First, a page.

On December 19th, I celebrated my 40th Anniversary of my ordination to the priesthood. That morning I opened my email and found a note of thanksgiving for my ministry. It came from Professor Louie Crew a long-time leader in the Episcopal Church, and an activist for the full inclusion of all people in our faith community. For many years now, like many Episcopal Clergy, I receive a note of encouragement from him on my birthday, my wedding anniversary, and my ordination anniversary. Here is the interesting thing about all this; Professor Crew and I have found ourselves on opposite sides of issues over the years, yet, every year I get words of encouragement from him. This intentional act on his part is more than I have ever received from any other church leader including the eleven Bishops in the seven dioceses that I have served.
I remember how such affirmations and encouragement have helped me over the years when I did get them. For example, one Christmas I opened a Christmas card from Bishop John Krum of Southern Ohio. I was a chaplain resident in Cincinnati and on Sunday provided supply services at one of his congregations, although I was not canonically resident in his diocese. The card had a printed greeting. On the inside he had hand written, “Thank you for helping with our congregation in
Of course, I have received much encouragement over the years from many folks inside the Church. I felt well affirmed by Bishop Payne in
I say all this not to make any of you feel bad. I actually want like to affirm all you who give leadership in the Church. What I do want to say is that my 40 years of experience tells me that when it comes to affirmation and encouragement, there is a drought in the Church. What is strange about all this is that you would think Christian leaders would be people who especially were abundant in our praise and encouragement of others. I think of the example of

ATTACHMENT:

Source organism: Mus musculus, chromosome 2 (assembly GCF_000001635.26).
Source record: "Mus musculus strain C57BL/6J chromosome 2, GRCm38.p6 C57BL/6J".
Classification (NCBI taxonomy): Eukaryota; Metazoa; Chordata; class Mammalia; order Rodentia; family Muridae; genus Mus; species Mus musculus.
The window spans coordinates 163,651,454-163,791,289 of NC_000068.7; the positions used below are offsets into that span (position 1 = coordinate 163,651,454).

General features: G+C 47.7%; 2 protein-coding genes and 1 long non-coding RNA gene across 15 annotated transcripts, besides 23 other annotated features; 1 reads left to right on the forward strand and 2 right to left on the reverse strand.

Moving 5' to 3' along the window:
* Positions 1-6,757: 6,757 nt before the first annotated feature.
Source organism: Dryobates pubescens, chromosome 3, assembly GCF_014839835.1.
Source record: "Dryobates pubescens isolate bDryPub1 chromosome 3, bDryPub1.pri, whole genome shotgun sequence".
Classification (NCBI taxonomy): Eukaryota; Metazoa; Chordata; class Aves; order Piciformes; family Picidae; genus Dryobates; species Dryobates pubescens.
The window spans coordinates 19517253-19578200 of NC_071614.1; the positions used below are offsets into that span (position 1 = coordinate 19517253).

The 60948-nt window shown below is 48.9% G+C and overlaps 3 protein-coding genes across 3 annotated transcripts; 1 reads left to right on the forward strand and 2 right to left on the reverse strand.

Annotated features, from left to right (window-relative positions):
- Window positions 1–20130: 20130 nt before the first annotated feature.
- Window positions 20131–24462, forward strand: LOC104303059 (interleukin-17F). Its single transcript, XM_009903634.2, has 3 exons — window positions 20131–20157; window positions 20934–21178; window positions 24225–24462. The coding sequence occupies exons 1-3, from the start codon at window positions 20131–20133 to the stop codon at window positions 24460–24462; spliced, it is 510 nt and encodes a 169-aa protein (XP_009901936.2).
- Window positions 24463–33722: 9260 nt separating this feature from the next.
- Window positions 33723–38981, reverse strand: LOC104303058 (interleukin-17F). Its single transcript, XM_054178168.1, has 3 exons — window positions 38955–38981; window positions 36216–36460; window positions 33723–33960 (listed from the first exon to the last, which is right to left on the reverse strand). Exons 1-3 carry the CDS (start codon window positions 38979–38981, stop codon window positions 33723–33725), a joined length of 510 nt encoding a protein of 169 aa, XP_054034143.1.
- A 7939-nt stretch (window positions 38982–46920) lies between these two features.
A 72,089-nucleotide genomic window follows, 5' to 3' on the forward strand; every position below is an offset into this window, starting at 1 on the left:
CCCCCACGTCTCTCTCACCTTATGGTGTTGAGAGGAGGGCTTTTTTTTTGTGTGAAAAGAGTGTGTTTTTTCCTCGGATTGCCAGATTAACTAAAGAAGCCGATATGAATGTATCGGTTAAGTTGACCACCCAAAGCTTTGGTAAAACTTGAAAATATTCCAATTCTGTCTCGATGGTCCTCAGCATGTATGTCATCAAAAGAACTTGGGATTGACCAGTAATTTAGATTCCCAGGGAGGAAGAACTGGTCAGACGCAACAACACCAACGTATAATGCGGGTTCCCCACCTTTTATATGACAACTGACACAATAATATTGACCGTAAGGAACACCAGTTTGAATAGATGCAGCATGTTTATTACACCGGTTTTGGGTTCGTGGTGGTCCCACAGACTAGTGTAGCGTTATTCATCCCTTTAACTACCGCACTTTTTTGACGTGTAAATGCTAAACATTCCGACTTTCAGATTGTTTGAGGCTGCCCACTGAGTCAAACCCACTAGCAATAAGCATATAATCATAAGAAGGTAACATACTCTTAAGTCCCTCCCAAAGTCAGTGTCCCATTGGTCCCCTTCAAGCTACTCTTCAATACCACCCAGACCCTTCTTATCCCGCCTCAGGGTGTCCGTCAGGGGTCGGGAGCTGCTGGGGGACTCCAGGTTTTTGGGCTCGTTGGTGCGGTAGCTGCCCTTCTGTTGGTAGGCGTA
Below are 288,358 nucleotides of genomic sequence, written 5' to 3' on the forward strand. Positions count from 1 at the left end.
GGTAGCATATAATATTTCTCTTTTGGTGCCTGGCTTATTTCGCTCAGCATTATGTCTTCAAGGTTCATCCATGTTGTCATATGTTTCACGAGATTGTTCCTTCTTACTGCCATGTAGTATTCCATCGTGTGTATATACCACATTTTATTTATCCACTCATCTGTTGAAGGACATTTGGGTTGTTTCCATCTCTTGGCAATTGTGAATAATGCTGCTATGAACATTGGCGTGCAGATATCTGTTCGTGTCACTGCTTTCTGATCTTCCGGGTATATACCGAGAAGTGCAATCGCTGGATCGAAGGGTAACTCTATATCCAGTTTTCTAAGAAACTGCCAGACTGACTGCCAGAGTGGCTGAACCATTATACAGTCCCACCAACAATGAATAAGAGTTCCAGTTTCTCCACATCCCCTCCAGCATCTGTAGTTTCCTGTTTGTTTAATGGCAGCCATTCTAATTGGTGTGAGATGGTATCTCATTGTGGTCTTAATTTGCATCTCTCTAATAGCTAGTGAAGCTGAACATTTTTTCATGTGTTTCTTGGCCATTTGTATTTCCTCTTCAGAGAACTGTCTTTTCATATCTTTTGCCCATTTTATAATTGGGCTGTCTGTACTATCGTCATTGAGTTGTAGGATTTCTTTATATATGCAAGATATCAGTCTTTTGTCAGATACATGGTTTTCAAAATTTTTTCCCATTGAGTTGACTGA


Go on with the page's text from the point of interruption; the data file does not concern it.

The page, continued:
Personally, I would have to admit that I have been slow to figure out the importance of such words of affirmations. Today, when I look upon the revitalization of the Cathedral here in Dallas, a struggling, multi-cultural and bi-lingual inner city parish, I can most attribute our positive movement to a decision I make early on to affirm and love our folks, especially our leaders. I only regret that I haven’t done it more.
I think clergy leaders need to remind ourselves that the Church in our age is entirely a volunteer organization. Our people come, work, and give because they want to do this. They choose to do it in our congregations. We should be thankful for this and make our thanks known.
One of my dearest mentors told me that he kept a stack of Thank You cards on his desk in his office. He regularly scheduled a time each week when he would stop everything else and prayerfully write thank you cards to members of his large congregation. I admired what he did. I only wish I had followed his example better. I cannot help but wonder what a healthier and better community we would be if all our leaders could show much more encouragement and thanksgiving to others.
A few Sundays ago, one of our pre-school children came up to me after the main service and said, “Dean Kevin, can I give you a hug?” And even before I could say yes, she stepped forward and gave me one. “Yes,” I said to her, “even Deans need hugs.” To my surprise and delight, she smiled and said, “Yes, I know.”